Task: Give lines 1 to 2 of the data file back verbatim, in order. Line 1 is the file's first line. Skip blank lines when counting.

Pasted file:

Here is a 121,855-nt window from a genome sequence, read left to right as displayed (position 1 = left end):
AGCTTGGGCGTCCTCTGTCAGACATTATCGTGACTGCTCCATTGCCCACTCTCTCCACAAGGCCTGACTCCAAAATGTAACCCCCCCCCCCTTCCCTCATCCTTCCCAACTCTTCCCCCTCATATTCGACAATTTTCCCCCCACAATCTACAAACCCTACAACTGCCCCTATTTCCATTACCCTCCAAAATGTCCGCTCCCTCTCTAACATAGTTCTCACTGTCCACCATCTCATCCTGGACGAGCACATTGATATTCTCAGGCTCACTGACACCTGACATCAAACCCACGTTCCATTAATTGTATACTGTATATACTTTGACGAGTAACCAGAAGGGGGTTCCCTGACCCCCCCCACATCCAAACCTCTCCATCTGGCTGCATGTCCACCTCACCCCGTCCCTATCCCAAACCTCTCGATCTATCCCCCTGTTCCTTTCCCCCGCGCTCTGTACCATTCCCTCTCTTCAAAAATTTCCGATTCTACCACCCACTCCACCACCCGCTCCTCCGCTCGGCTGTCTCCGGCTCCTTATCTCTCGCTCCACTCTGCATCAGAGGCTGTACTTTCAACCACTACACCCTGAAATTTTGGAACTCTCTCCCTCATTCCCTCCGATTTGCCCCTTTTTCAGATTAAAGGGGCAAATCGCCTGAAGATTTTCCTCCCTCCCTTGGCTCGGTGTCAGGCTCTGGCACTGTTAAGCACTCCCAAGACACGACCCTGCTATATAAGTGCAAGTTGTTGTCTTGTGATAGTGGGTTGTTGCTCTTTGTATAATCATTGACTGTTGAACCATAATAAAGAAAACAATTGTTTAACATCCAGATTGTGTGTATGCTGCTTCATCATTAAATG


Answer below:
Here is a 121,855-nt window from a genome sequence, read left to right as displayed (position 1 = left end):
AGCTTGGGCGTCCTCTGTCAGACATTATCGTGACTGCTCCATTGCCCACTCTCTCCACAAGGCCTGACTCCAAAATGTAACCCCCCCCCCCTTCCCTCATCCTTCCCAACTCTTCCCCCTCATATTCGACAATTTTCCCCCCACAATCTACAAACCCTACAACTGCCCCTATTTCCATTACCCTCCAAAATGTCCGCTCCCTCTCTAACATAGTTCTCACTGTCCACCATCTCATCCTGGACGAGCACATTGATATTCTCAGGCTCACTGACACCTGACATCAAACCCACGTTCCATTAATTGTATACTGTATATACTTTGACGAGTAACCAGAAGGGGGTTCCCTGACCCCCCCCACATCCAAACCTCTCCATCTGGCTGCATGTCCACCTCACCCCGTCCCTATCCCAAACCTCTCGATCTATCCCCCTGTTCCTTTCCCCCGCGCTCTGTACCATTCCCTCTCTTCAAAAATTTCCGATTCTACCACCCACTCCACCACCCGCTCCTCCGCTCGGCTGTCTCCGGCTCCTTATCTCTCGCTCCACTCTGCATCAGAGGCTGTACTTTCAACCACTACACCCTGAAATTTTGGAACTCTCTCCCTCATTCCCTCCGATTTGCCCCTTTTTCAGATTAAAGGGGCAAATCGCCTGAAGATTTTCCTCCCTCCCTTGGCTCGGTGTCAGGCTCTGGCACTGTTAAGCACTCCCAAGACACGACCCTGCTATATAAGTGCAAGTTGTTGTCTTGTGATAGTGGGTTGTTGCTCTTTGTATAATCATTGACTGTTGAACCATAATAAAGAAAACAATTGTTTAACATCCAGATTGTGTGTATGCTGCTTCATCATTAAATG